Frictional loss is a term used to describe the resistance incurred when pushing water through a pipe or flexible hose. The more water you try to pass through a hose, the more frictional resistance you will incur and the less flow you are likely to see coming out at the end. Allowing for frictional losses is really important and is frequently ignored or misunderstood but makes the difference between lots of lovely flow coming down your stream and absolutely nothing at all.!
The 1st thing to consider is the diameter of the hose. It’s important to use the largest hose diameter you can, as this will keep the frictional resistance to a minimum. A good guide to follow is to use the largest hose that the manufacturer suggests for the pump chosen (i.e. the largest step on the hose-tail adaptor supplied with the pump).
Also, try and keep the length of hose as short as possible as for every metre of hose you have in transit, you will incur more losses so try and take the shortest route between the pump and the point of discharge.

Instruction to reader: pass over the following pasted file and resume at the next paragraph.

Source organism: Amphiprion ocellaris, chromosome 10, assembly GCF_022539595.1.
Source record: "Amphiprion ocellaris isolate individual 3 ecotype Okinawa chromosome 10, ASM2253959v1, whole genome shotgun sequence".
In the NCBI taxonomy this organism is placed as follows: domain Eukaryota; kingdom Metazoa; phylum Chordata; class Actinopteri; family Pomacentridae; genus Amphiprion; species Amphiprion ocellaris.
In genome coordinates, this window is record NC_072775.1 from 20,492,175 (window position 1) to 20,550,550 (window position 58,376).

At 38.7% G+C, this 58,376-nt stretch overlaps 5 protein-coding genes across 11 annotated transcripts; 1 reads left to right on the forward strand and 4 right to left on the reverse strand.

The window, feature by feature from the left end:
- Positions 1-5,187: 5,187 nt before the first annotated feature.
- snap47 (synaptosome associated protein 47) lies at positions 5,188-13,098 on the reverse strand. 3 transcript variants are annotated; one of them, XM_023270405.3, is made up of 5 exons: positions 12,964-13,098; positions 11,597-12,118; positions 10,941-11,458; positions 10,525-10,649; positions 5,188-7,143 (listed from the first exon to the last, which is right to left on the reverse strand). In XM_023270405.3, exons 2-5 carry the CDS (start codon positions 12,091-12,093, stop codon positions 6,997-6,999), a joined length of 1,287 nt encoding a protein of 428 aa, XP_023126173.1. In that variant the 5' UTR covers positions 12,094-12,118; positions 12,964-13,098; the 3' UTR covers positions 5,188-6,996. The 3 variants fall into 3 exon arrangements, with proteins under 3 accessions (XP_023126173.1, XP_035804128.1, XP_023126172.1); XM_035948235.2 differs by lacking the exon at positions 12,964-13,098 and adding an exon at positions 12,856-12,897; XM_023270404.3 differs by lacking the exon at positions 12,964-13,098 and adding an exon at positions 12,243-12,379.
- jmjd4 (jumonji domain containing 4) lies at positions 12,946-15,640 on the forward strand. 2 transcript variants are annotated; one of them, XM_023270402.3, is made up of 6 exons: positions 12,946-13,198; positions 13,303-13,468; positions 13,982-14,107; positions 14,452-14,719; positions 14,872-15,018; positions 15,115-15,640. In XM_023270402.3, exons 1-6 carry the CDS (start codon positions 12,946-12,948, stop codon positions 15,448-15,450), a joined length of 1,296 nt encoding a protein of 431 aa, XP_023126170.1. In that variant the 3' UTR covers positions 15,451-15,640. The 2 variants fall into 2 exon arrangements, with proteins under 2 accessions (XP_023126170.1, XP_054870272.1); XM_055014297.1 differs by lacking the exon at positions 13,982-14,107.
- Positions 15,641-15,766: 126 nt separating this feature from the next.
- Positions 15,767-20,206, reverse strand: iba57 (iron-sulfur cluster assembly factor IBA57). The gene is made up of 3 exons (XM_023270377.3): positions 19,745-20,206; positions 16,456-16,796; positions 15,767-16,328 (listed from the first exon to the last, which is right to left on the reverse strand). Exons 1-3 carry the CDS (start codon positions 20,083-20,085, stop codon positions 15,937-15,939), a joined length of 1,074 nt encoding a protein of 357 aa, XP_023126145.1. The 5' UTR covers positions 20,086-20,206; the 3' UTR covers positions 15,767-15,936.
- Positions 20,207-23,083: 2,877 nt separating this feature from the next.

Finally, try to avoid the use of cheap 'Aquatic Hose'. The ribbed internals cause the water to incur severe losses due to turbulence and this also has a habit of degrading quickly which could lead to a fracture, emptying your entire pond. Water Garden only supply high quality, smooth bore flexible hose to ensure long service life and keep losses to an absolute minimum.
Here at Water Garden, we have special charts which allow us to calculate and account for flow losses so do contact us to help. Ultimately, using a larger hose often means that the pump selected can be smaller (i.e. lower energy consumption) and also cheaper to purchase - important stuff if you are paying the bills.!
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